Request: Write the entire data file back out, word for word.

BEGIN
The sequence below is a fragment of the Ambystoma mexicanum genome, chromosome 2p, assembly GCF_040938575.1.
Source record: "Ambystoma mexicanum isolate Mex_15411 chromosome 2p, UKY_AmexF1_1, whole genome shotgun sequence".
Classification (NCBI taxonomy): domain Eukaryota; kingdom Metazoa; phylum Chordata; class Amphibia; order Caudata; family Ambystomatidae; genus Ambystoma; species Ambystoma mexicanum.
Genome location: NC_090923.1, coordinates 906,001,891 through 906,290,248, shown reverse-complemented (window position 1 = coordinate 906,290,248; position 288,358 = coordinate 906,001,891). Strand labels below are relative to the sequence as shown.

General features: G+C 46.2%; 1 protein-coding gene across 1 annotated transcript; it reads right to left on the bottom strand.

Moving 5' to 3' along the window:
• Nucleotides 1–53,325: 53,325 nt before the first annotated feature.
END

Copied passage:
The sequence below is a fragment of the Ambystoma mexicanum genome, chromosome 2p, assembly GCF_040938575.1.
Source record: "Ambystoma mexicanum isolate Mex_15411 chromosome 2p, UKY_AmexF1_1, whole genome shotgun sequence".
Classification (NCBI taxonomy): domain Eukaryota; kingdom Metazoa; phylum Chordata; class Amphibia; order Caudata; family Ambystomatidae; genus Ambystoma; species Ambystoma mexicanum.
Genome location: NC_090923.1, coordinates 906,001,891 through 906,290,248, shown reverse-complemented (window position 1 = coordinate 906,290,248; position 288,358 = coordinate 906,001,891). Strand labels below are relative to the sequence as shown.

General features: G+C 46.2%; 1 protein-coding gene across 1 annotated transcript; it reads right to left on the bottom strand.

Moving 5' to 3' along the window:
• Nucleotides 1–53,325: 53,325 nt before the first annotated feature.